[CentOS] How to copy a system?

Thu May 5 16:44:54 UTC 2011
Les Mikesell <lesmikesell at gmail.com>

On 5/5/2011 11:11 AM, Lamar Owen wrote:
>>> I do dd imaging quite frequently, and as long as everything is LBA48 capable and setup, [snippage] .... using dd .... booted from rescue or live media of the OS that's installed...
>> Clonezilla-live is a handy, faster way to do this.
> I've recast my original message slightly, as you've missed a critical point: I use the cloning tool from the rescue or live media of the OS that's installed.  There are a number of reasons for this, not the least of which is that LVM, RAID, and some other things behave differently depending upon the kernel, lvm tools, etc, that's running the clone.

I generally try to avoid layers that are likely to have breakage between 
different versions.  Backwards compatibility is a good thing, as is the 
ability to move disks around among different hosts.

That said, Clonezilla doesn't deal with software raid in the disk image 
mode - even raid1 where it should be simple.  You can do single 
partitions at a time though, and then it is agnostic about the 
underlying layers but you have to deal with making it bootable yourself.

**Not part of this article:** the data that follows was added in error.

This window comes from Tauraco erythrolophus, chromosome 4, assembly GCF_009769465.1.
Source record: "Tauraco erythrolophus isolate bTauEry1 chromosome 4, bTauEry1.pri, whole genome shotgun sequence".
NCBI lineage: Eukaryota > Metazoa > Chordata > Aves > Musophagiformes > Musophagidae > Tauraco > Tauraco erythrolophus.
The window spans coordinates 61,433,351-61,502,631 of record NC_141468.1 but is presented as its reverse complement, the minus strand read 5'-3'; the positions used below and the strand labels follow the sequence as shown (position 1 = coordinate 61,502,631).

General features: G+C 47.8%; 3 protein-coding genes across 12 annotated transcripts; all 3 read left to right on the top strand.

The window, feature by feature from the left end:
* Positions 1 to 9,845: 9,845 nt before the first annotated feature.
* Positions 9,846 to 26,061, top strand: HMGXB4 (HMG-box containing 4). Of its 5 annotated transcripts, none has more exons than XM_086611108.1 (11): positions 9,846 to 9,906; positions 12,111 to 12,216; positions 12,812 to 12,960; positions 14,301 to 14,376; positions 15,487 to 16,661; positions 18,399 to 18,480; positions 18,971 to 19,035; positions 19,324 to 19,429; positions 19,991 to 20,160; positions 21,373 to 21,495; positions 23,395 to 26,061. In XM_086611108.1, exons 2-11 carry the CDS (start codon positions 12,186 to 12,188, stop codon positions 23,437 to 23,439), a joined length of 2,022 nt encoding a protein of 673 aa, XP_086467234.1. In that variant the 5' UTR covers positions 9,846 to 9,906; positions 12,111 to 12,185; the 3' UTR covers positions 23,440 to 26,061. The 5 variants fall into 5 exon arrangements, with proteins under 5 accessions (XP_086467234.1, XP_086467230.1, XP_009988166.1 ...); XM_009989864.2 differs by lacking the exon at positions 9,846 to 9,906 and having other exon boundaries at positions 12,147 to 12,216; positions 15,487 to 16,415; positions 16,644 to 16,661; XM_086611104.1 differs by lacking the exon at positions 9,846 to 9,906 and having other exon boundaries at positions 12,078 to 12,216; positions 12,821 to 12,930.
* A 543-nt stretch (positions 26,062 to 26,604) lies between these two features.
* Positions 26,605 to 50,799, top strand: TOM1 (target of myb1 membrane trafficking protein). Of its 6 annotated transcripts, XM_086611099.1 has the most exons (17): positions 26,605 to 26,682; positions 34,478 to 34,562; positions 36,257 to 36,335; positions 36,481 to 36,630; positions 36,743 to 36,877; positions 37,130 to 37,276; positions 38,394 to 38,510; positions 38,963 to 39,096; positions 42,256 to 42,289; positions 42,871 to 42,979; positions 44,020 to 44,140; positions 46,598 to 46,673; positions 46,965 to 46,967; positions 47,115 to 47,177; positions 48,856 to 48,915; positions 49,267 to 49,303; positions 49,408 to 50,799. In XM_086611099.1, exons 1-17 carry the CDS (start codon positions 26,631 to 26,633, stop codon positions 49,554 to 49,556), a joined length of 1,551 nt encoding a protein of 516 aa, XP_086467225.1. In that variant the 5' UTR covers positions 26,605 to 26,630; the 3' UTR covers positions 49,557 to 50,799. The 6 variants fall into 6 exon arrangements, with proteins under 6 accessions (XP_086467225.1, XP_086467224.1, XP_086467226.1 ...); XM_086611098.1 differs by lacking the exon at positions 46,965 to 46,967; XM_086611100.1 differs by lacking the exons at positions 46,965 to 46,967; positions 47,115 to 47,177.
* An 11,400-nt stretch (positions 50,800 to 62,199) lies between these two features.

> I'm familiar with and have used clonezilla numerous times, but not for this purpose.  The 'using dd ... booted from rescue or live media of the OS that's installed' part isn't as important during backup as it can be during restore.  And I have been bit by that, using F12 (or 13) live media to do a C4 backup/restore; some metadata got farkled and the restore didn't 'take' until I did the restore with C4 media.

Yeah, I avoid fedora too...

But, how would you deal with a dual-boot disk with different OS's on the 
same drive?

> [snip]
>> I always recommend backuppc for scheduled backups.  It's pretty much
>> configure and forget and it compresses and pools all identical content
>> so you can keep much more history online than you would expect.
> I've actually thought about using DragonFly BSD and its HAMMER filesystem for the backup storage device...... quick restores rely on quickly finding what is needed, and many times I get requests like 'please restore the file that has the stuff about the instrument we built for grant so-and-so' rather than an exact filename; greppability of the backup set is a must for us.  Complete, straight-dd, clones are mountable (RO, of course) and searchable, and rolling rsyncs and tarballs are searchable without a whole lot of effort.  Deduplication would be nice, but it's secondary, as is the time and space spent on the backup, for our purposes.

With backuppc, just give them a login to the web side with access to 
their own machine and let them pick any/all versions they want (you can 
download through the browser or restore it back where it came from).  If 
you really need to manage versioning based on 
content/differences/context the stuff should live in subversion or git 
with an associated status tracking system.  But then you have the 
opposite problem of how to get rid of it when you really don't need it 
any more...

   Les Mikesell
    lesmikesell at gmail.com